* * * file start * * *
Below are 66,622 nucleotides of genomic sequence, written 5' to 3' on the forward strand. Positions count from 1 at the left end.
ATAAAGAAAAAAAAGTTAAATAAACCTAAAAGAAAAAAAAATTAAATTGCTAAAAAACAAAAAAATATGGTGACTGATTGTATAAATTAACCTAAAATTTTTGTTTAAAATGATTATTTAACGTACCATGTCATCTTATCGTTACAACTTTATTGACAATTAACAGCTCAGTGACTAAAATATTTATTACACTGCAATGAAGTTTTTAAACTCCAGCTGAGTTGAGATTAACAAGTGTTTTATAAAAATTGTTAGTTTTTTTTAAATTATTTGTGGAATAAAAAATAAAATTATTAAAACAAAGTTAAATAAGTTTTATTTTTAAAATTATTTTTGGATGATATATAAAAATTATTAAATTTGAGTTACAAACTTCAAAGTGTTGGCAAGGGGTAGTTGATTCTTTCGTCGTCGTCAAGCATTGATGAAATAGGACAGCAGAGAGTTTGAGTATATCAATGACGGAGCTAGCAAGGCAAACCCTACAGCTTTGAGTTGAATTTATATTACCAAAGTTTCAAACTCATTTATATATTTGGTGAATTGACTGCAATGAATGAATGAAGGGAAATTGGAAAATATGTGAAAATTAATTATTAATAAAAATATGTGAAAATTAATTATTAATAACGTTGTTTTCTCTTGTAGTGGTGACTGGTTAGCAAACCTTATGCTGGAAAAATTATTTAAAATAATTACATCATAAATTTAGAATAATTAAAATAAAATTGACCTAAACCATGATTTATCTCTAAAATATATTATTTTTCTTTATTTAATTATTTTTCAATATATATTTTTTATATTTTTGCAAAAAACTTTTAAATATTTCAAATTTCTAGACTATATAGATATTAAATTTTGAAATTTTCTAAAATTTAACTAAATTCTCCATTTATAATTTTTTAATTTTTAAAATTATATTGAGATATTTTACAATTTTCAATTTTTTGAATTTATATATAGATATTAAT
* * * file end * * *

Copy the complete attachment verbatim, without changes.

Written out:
Below are 66,622 nucleotides of genomic sequence, written 5' to 3' on the forward strand. Positions count from 1 at the left end.
ATAAAGAAAAAAAAGTTAAATAAACCTAAAAGAAAAAAAAATTAAATTGCTAAAAAACAAAAAAATATGGTGACTGATTGTATAAATTAACCTAAAATTTTTGTTTAAAATGATTATTTAACGTACCATGTCATCTTATCGTTACAACTTTATTGACAATTAACAGCTCAGTGACTAAAATATTTATTACACTGCAATGAAGTTTTTAAACTCCAGCTGAGTTGAGATTAACAAGTGTTTTATAAAAATTGTTAGTTTTTTTTAAATTATTTGTGGAATAAAAAATAAAATTATTAAAACAAAGTTAAATAAGTTTTATTTTTAAAATTATTTTTGGATGATATATAAAAATTATTAAATTTGAGTTACAAACTTCAAAGTGTTGGCAAGGGGTAGTTGATTCTTTCGTCGTCGTCAAGCATTGATGAAATAGGACAGCAGAGAGTTTGAGTATATCAATGACGGAGCTAGCAAGGCAAACCCTACAGCTTTGAGTTGAATTTATATTACCAAAGTTTCAAACTCATTTATATATTTGGTGAATTGACTGCAATGAATGAATGAAGGGAAATTGGAAAATATGTGAAAATTAATTATTAATAAAAATATGTGAAAATTAATTATTAATAACGTTGTTTTCTCTTGTAGTGGTGACTGGTTAGCAAACCTTATGCTGGAAAAATTATTTAAAATAATTACATCATAAATTTAGAATAATTAAAATAAAATTGACCTAAACCATGATTTATCTCTAAAATATATTATTTTTCTTTATTTAATTATTTTTCAATATATATTTTTTATATTTTTGCAAAAAACTTTTAAATATTTCAAATTTCTAGACTATATAGATATTAAATTTTGAAATTTTCTAAAATTTAACTAAATTCTCCATTTATAATTTTTTAATTTTTAAAATTATATTGAGATATTTTACAATTTTCAATTTTTTGAATTTATATATAGATATTAAT